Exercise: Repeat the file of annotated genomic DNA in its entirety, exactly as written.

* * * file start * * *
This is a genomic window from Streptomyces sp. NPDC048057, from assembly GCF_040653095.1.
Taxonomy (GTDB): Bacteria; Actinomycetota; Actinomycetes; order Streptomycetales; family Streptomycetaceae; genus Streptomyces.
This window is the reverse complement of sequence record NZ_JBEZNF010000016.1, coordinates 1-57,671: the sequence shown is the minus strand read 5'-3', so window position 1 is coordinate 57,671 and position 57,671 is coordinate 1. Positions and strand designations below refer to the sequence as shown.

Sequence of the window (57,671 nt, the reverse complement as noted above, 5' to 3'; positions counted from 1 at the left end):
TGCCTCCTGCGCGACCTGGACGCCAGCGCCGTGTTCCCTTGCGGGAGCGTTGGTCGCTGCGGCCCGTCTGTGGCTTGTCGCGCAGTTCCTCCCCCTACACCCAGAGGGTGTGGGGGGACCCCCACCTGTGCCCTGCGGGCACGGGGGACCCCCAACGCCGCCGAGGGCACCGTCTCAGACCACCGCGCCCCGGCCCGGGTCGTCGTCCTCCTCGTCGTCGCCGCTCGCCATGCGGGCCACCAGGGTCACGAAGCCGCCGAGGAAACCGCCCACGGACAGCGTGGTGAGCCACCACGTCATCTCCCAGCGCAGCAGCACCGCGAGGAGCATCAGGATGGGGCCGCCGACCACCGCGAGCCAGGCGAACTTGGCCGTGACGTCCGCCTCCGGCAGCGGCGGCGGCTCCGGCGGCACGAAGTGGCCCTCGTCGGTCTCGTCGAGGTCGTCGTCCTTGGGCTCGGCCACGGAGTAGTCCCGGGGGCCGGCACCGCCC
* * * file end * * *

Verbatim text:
This is a genomic window from Streptomyces sp. NPDC048057, from assembly GCF_040653095.1.
Taxonomy (GTDB): Bacteria; Actinomycetota; Actinomycetes; order Streptomycetales; family Streptomycetaceae; genus Streptomyces.
This window is the reverse complement of sequence record NZ_JBEZNF010000016.1, coordinates 1-57,671: the sequence shown is the minus strand read 5'-3', so window position 1 is coordinate 57,671 and position 57,671 is coordinate 1. Positions and strand designations below refer to the sequence as shown.

Sequence of the window (57,671 nt, the reverse complement as noted above, 5' to 3'; positions counted from 1 at the left end):
TGCCTCCTGCGCGACCTGGACGCCAGCGCCGTGTTCCCTTGCGGGAGCGTTGGTCGCTGCGGCCCGTCTGTGGCTTGTCGCGCAGTTCCTCCCCCTACACCCAGAGGGTGTGGGGGGACCCCCACCTGTGCCCTGCGGGCACGGGGGACCCCCAACGCCGCCGAGGGCACCGTCTCAGACCACCGCGCCCCGGCCCGGGTCGTCGTCCTCCTCGTCGTCGCCGCTCGCCATGCGGGCCACCAGGGTCACGAAGCCGCCGAGGAAACCGCCCACGGACAGCGTGGTGAGCCACCACGTCATCTCCCAGCGCAGCAGCACCGCGAGGAGCATCAGGATGGGGCCGCCGACCACCGCGAGCCAGGCGAACTTGGCCGTGACGTCCGCCTCCGGCAGCGGCGGCGGCTCCGGCGGCACGAAGTGGCCCTCGTCGGTCTCGTCGAGGTCGTCGTCCTTGGGCTCGGCCACGGAGTAGTCCCGGGGGCCGGCACCGCCC